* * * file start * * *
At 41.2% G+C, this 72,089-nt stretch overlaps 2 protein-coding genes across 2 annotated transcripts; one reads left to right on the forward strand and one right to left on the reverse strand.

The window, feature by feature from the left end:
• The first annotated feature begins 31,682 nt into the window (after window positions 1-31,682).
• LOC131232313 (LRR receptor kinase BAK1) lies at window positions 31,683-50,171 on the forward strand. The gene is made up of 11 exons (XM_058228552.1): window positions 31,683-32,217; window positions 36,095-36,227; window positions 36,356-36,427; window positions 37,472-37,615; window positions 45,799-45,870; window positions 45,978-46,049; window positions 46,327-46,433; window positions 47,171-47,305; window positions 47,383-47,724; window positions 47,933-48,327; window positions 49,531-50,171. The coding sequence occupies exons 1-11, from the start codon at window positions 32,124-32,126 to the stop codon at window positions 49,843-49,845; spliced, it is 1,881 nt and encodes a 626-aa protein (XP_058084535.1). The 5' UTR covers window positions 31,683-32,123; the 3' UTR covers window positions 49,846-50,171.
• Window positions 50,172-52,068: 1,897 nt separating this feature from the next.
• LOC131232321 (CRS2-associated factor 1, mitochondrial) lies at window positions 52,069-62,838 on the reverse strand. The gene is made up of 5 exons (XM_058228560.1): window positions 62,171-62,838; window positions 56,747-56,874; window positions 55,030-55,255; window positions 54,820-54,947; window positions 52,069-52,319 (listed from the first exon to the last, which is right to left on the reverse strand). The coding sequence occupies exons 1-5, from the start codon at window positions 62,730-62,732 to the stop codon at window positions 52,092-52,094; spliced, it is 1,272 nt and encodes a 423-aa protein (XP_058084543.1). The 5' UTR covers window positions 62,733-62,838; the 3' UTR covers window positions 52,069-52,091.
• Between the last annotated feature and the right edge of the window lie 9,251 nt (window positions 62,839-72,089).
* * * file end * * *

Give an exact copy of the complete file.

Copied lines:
At 41.2% G+C, this 72,089-nt stretch overlaps 2 protein-coding genes across 2 annotated transcripts; one reads left to right on the forward strand and one right to left on the reverse strand.

The window, feature by feature from the left end:
• The first annotated feature begins 31,682 nt into the window (after window positions 1-31,682).
• LOC131232313 (LRR receptor kinase BAK1) lies at window positions 31,683-50,171 on the forward strand. The gene is made up of 11 exons (XM_058228552.1): window positions 31,683-32,217; window positions 36,095-36,227; window positions 36,356-36,427; window positions 37,472-37,615; window positions 45,799-45,870; window positions 45,978-46,049; window positions 46,327-46,433; window positions 47,171-47,305; window positions 47,383-47,724; window positions 47,933-48,327; window positions 49,531-50,171. The coding sequence occupies exons 1-11, from the start codon at window positions 32,124-32,126 to the stop codon at window positions 49,843-49,845; spliced, it is 1,881 nt and encodes a 626-aa protein (XP_058084535.1). The 5' UTR covers window positions 31,683-32,123; the 3' UTR covers window positions 49,846-50,171.
• Window positions 50,172-52,068: 1,897 nt separating this feature from the next.
• LOC131232321 (CRS2-associated factor 1, mitochondrial) lies at window positions 52,069-62,838 on the reverse strand. The gene is made up of 5 exons (XM_058228560.1): window positions 62,171-62,838; window positions 56,747-56,874; window positions 55,030-55,255; window positions 54,820-54,947; window positions 52,069-52,319 (listed from the first exon to the last, which is right to left on the reverse strand). The coding sequence occupies exons 1-5, from the start codon at window positions 62,730-62,732 to the stop codon at window positions 52,092-52,094; spliced, it is 1,272 nt and encodes a 423-aa protein (XP_058084543.1). The 5' UTR covers window positions 62,733-62,838; the 3' UTR covers window positions 52,069-52,091.
• Between the last annotated feature and the right edge of the window lie 9,251 nt (window positions 62,839-72,089).